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Tuesday, October 2, 2012

Deadly Pakistan Factory Fire Raises Questions Over Safety Inspections

A fireman tries to extinguish a fire which broke out in a factory on Tuesday, Sept. 11, 2012 in Karachi, Pakistan. Factory fires in two of Pakistan's major cities killed 39 people and injured dozens more. (AP)

A fireman tries to extinguish a fire which broke out in a factory on Tuesday, Sept. 11, 2012 in Karachi, Pakistan. Factory fires in two of Pakistan’s major cities killed 39 people and injured dozens more. (AP)

A leading trade union in Pakistan says factories in that country are more like death traps than work places.

Last month, nearly 300 people were killed when fire swept through the Ali Enterprises garment factory in Pakistan’s largest city, Karachi.

It turns out the factory had recently been inspected and had received the highest possible safety rating, even though faulty wiring and unsafe chemicals were found at the factory after the fire. And while the building was burning down, locked doors may have prevented some people from escaping. In fact, some workers jumped out of windows to escape the flames.

Once you’re delegating this authority to dozens of firms around the world working without any supervision, you are putting in place a system you cannot control.
– Scott Nova

The New York-based Social Accountability International certified the factory. The organization says its mission is to advance human rights of workers around the world.

But Scott Nova, executive director of the Worker Rights Consortium, said SAI and other monitoring companies aren’t reliable.

“While SAI claims that its mission is to advance the rights of workers around the world, what SAI really does is protect the reputations of apparel brands around the world,” Nova told Here & Now’s Robin Young.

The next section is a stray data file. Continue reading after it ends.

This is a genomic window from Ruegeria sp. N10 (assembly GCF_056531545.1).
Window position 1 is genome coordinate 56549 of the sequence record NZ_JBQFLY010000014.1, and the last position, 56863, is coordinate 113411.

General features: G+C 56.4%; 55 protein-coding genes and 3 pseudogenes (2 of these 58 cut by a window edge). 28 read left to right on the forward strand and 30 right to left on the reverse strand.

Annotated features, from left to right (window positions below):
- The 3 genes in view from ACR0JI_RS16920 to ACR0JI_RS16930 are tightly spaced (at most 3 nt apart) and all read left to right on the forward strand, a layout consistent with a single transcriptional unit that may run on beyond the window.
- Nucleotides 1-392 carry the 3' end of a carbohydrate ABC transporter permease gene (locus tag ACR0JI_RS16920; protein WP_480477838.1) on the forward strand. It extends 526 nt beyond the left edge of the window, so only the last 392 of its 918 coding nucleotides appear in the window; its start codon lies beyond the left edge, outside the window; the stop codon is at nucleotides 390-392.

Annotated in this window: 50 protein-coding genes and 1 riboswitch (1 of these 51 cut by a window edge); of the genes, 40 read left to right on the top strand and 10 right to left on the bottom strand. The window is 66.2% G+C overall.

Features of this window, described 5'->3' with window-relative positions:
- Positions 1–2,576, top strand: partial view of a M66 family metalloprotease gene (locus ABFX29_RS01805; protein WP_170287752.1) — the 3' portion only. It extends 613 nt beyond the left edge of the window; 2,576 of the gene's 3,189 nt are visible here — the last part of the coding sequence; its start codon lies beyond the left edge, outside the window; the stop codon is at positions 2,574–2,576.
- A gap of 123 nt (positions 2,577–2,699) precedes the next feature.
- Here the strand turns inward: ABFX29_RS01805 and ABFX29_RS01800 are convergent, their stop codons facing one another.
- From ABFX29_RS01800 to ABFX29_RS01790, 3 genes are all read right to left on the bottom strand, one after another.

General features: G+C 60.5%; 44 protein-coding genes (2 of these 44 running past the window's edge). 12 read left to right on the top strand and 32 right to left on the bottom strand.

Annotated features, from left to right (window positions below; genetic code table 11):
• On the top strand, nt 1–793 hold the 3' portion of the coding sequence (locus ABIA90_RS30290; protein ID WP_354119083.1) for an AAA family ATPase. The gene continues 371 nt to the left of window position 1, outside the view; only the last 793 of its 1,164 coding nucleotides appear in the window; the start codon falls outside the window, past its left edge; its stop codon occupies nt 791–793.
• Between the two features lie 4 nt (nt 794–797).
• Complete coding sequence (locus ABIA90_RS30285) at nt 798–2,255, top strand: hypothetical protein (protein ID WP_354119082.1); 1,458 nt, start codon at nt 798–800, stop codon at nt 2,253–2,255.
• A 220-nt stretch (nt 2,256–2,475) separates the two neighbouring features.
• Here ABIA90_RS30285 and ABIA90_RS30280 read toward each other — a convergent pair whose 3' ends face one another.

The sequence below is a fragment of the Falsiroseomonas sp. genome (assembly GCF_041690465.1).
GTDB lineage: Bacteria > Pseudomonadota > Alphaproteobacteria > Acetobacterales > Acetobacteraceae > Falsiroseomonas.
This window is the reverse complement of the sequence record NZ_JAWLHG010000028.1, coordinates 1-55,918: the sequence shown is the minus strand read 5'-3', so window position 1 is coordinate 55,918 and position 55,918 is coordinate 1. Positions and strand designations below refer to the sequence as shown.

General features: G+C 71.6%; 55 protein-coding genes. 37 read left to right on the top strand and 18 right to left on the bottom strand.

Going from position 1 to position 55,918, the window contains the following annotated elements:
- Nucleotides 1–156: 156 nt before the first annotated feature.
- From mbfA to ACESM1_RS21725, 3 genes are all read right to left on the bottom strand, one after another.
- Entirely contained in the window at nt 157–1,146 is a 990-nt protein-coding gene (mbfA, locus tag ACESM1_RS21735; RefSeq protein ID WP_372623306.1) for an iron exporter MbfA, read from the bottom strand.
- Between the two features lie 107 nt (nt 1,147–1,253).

Conflict of Interest?

Nova said that the monitoring companies suffer from a conflict of interest because they’re funded largely by the companies they’re certifying.

In many case, the factories choose and pay the monitoring agencies that issue the certifications.

Nova said that leads to certifications being given out that are neither safe nor responsible.

Outsourcing Safety Certifications

Just as global apparel brands are outsourcing production of their products to factories in places like Pakistan, monitoring firms are outsourcing safety inspections to companies around the world.

For example, SAI is based in New York, but it hires other firms to issue safety certification.

“Once you’re delegating this authority to dozens of firms around the world working without any supervision, you are putting in place a system you cannot control,” Nova said.

SAI officials say they have stopped working with the Italian company that certified the Ali Enterprise factory in Pakistan, and they are engaged in a broad review of the whole certification process.

Meanwhile, about 10,000 factories around the world currently have received this SAI certification.

Guest:

  • Scott Nova, Worker Rights Consortium executive director

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  • Martha

    This is one extreme example of why I buy my clothes second-hand.  I don’t want to be a driver of this particular kind of global industry.  Can’t afford to buy from American manufacturers?  Buy at Goodwill, or hold a clothing swap with friends.